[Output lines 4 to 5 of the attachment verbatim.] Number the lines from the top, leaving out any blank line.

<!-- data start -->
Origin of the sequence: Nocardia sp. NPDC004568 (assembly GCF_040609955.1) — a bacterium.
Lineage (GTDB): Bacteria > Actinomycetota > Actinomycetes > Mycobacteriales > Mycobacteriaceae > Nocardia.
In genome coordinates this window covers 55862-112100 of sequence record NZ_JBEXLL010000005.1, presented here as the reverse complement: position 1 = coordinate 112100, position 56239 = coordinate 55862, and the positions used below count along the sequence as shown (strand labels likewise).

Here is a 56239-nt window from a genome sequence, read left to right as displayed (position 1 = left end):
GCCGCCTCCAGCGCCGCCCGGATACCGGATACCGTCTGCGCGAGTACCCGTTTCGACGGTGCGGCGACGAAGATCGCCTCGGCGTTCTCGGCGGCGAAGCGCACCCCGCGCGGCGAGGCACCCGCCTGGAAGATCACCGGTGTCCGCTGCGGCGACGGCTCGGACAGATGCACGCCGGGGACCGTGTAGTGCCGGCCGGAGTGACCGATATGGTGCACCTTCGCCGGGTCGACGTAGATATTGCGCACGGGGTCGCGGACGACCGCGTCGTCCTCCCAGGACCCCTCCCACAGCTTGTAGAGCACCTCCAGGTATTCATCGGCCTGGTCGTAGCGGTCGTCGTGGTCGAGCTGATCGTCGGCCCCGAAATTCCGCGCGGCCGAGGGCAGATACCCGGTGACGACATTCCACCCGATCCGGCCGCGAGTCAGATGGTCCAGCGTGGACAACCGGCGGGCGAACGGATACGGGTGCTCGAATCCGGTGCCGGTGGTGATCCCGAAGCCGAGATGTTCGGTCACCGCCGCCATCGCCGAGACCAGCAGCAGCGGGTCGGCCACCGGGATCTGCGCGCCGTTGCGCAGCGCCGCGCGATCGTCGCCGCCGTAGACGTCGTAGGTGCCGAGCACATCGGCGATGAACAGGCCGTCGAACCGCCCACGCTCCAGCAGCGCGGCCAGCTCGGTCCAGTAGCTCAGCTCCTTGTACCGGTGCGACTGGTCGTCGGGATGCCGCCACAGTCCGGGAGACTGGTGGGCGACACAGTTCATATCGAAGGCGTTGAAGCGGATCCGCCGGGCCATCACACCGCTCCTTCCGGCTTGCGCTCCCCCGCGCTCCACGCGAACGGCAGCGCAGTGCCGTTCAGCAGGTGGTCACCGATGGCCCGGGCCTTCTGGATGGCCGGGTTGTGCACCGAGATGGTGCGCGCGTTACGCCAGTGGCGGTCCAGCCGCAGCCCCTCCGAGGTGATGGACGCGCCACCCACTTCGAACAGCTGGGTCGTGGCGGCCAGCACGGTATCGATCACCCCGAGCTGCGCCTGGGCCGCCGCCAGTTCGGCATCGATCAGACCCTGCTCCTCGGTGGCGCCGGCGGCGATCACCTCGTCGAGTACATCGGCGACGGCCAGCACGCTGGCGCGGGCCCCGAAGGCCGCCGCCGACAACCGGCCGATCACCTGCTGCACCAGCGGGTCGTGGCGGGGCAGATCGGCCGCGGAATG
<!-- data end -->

Here is a 56239-nt window from a genome sequence, read left to right as displayed (position 1 = left end):
GCCGCCTCCAGCGCCGCCCGGATACCGGATACCGTCTGCGCGAGTACCCGTTTCGACGGTGCGGCGACGAAGATCGCCTCGGCGTTCTCGGCGGCGAAGCGCACCCCGCGCGGCGAGGCACCCGCCTGGAAGATCACCGGTGTCCGCTGCGGCGACGGCTCGGACAGATGCACGCCGGGGACCGTGTAGTGCCGGCCGGAGTGACCGATATGGTGCACCTTCGCCGGGTCGACGTAGATATTGCGCACGGGGTCGCGGACGACCGCGTCGTCCTCCCAGGACCCCTCCCACAGCTTGTAGAGCACCTCCAGGTATTCATCGGCCTGGTCGTAGCGGTCGTCGTGGTCGAGCTGATCGTCGGCCCCGAAATTCCGCGCGGCCGAGGGCAGATACCCGGTGACGACATTCCACCCGATCCGGCCGCGAGTCAGATGGTCCAGCGTGGACAACCGGCGGGCGAACGGATACGGGTGCTCGAATCCGGTGCCGGTGGTGATCCCGAAGCCGAGATGTTCGGTCACCGCCGCCATCGCCGAGACCAGCAGCAGCGGGTCGGCCACCGGGATCTGCGCGCCGTTGCGCAGCGCCGCGCGATCGTCGCCGCCGTAGACGTCGTAGGTGCCGAGCACATCGGCGATGAACAGGCCGTCGAACCGCCCACGCTCCAGCAGCGCGGCCAGCTCGGTCCAGTAGCTCAGCTCCTTGTACCGGTGCGACTGGTCGTCGGGATGCCGCCACAGTCCGGGAGACTGGTGGGCGACACAGTTCATATCGAAGGCGTTGAAGCGGATCCGCCGGGCCATCACACCGCTCCTTCCGGCTTGCGCTCCCCCGCGCTCCACGCGAACGGCAGCGCAGTGCCGTTCAGCAGGTGGTCACCGATGGCCCGGGCCTTCTGGATGGCCGGGTTGTGCACCGAGATGGTGCGCGCGTTACGCCAGTGGCGGTCCAGCCGCAGCCCCTCCGAGGTGATGGACGCGCCACCCACTTCGAACAGCTGGGTCGTGGCGGCCAGCACGGTATCGATCACCCCGAGCTGCGCCTGGGCCGCCGCCAGTTCGGCATCGATCAGACCCTGCTCCTCGGTGGCGCCGGCGGCGATCACCTCGTCGAGTACATCGGCGACGGCCAGCACGCTGGCGCGGGCCCCGAAGGCCGCCGCCGACAACCGGCCGATCACCTGCTGCACCAGCGGGTCGTGGCGGGGCAGATCGGCCGCGGAATG